O-Shot® Procedure Frequently Asked Questions
How much does it cost?
The O-Shot® procedure costs $1200.
What should I expect during my procedure appointment?
Dr. Croland will review your medical history and any questions or concerns will be addressed. A topical anesthetic cream is applied to the injection areas, then your blood is drawn and prepared utilizing the Magellan TruPRP® centrifuge or the Eclipse PRP system. Once the Platelet Rich Plasma is separated from your blood sample, Dr. Croland will inject the activated PRP into the appropriate sites. While the actual O-Shot®procedure takes only a few minutes, the entire appointment takes approximately 60 minutes.
Is the O-Shot® procedure painful?
Most women report that they feel no pain and mild pressure, while others experience mild discomfort. The discomfort is often described as a pinch or cramping. The numbing or feeling of fullness may last 30-60 minutes after the procedure.
Are there any side effects or downtime?
There are typically no side effects or downtime, but a full consent will be provided for your review.There may be a few drops of blood from the injection site so we recommend wearing a small pad to protect your clothing, which we can provide. You can return to work, exercise and any other activity the same day (including sexual activity).
Will I require a further O-Shots®?
Some women choose to have a second O-Shot® to enjoy further effects of tissue rejuvenation . You may receive another O-Shot® 8 weeks or more after your initial procedure, if desired. Subsequent O-Shot® procedures are offered at a discount.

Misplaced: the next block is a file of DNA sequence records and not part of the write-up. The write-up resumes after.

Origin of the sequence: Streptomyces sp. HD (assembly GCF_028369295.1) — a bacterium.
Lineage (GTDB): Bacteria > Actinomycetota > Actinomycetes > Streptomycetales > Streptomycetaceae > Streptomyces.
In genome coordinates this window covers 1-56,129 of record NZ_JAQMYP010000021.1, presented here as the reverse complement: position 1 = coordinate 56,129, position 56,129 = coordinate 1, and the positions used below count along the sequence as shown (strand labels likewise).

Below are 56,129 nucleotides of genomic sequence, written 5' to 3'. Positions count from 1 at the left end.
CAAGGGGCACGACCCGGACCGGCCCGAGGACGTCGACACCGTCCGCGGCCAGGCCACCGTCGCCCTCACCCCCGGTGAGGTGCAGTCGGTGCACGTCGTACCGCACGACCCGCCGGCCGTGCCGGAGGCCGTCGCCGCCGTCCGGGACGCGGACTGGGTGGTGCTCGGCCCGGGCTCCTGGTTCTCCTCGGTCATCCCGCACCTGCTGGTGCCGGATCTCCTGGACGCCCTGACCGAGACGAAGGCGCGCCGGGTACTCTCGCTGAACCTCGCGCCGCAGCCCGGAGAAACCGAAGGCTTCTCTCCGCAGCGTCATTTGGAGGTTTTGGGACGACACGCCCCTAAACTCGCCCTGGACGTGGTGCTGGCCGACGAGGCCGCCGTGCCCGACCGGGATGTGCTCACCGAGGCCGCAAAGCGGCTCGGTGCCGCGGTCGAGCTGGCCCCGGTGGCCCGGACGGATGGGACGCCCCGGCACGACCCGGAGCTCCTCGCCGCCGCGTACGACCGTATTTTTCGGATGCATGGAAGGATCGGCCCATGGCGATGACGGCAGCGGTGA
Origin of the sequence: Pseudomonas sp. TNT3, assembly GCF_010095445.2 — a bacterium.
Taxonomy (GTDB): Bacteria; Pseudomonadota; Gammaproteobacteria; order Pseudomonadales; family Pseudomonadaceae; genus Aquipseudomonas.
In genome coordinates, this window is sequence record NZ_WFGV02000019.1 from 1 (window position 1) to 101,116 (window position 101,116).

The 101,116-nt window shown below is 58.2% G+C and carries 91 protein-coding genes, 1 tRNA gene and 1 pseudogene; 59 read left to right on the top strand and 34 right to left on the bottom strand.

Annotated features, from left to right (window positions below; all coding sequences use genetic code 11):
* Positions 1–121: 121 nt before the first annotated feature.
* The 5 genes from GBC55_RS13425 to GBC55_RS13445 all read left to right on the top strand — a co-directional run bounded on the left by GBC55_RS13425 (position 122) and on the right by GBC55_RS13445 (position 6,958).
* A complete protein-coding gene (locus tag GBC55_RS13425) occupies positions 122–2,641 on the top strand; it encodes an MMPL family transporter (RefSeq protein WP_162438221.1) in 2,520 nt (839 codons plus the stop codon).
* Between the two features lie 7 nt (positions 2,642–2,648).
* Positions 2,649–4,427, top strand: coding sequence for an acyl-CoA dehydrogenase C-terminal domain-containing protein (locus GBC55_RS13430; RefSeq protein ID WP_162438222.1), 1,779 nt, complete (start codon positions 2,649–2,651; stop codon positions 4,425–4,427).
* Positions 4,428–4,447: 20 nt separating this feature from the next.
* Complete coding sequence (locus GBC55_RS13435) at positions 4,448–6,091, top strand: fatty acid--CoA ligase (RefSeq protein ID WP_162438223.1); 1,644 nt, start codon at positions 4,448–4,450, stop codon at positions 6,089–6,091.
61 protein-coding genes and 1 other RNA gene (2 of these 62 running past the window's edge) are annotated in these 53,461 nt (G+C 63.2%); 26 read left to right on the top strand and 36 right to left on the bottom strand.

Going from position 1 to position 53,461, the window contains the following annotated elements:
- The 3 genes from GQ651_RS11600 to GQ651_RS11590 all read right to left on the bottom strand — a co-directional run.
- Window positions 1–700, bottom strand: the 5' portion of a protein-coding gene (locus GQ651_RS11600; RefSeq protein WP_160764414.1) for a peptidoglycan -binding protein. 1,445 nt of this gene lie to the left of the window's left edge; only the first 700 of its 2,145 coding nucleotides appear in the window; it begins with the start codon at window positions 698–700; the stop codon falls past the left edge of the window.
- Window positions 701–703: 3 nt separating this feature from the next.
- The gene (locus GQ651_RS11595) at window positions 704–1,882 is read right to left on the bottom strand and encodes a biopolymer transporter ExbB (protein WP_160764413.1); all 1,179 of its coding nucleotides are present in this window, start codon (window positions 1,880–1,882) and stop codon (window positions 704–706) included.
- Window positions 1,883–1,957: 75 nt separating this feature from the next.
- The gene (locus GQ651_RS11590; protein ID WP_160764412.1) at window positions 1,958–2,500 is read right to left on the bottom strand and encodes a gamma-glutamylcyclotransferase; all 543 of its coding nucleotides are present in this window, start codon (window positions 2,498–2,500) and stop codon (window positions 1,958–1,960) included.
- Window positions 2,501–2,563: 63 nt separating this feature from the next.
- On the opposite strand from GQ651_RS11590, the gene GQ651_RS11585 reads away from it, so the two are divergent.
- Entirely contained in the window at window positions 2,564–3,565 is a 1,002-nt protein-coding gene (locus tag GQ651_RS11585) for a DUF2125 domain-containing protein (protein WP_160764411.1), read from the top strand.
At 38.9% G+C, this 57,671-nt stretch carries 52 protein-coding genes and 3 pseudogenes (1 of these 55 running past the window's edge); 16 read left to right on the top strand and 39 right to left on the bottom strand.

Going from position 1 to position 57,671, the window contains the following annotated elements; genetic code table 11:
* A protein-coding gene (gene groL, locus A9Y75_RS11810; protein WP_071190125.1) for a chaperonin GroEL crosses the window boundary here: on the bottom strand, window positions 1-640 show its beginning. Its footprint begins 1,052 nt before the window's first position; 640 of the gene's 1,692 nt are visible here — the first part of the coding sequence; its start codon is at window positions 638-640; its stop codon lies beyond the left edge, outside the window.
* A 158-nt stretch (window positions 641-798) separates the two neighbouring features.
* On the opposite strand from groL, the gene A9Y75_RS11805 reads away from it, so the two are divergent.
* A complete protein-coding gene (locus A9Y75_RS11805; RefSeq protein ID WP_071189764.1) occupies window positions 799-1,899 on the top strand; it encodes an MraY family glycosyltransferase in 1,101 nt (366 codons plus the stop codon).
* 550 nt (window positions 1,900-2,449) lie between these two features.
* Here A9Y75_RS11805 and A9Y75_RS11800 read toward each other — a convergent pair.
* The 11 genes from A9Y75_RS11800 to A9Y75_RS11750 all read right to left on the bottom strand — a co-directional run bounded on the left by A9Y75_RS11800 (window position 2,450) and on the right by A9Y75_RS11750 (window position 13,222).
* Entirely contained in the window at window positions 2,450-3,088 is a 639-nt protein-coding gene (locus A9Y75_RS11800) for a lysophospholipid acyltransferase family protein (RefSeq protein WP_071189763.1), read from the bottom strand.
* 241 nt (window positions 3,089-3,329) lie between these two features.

Is the O-Shot® procedure FDA approved?
Platelet-rich plasma (or PRP) procedures are not approved, disapproved or regulated by FDA because PRP is not a drug. However, FDA approved PRP kits must be used. PRP has an extensive track record of being safe and effective in many medical specialties, as used for tissue regeneration, healing and rejuvenation.
I don’t live in your area -How do I find an O-Shot® provider near me?
Click here to locate a O-Shot certified practitioner near you.
Can I have the procedure done if I am pregnant?
NO – We do not perform the O-Shot® on woman who are pregnant or lactating. You will be asked to sign a document to verify that you are not pregnant or lactating at time of the procedure.
Can I have the procedure if I am menstruating?
While it is safe to have the O-Shot procedure during menstruation, Dr. Croland prefers the patient schedule their O-Shot procedure at a time when they are not having their period. This is to assure the anatomy can be well visualized, allowing for precise injection of the Platelet Rich Plasma.
Is this procedure covered by insurance?
Currently, platelet-rich plasma is not covered by insurance.
I am having a surgical procedure done. How soon after surgery can I have the O-Shot® procedure?
You will need to wait at least 4 weeks after your surgery before considering PRP.
Where can I find the latest evidence based research regarding the O-Shot?
Click here to see O-Shot related research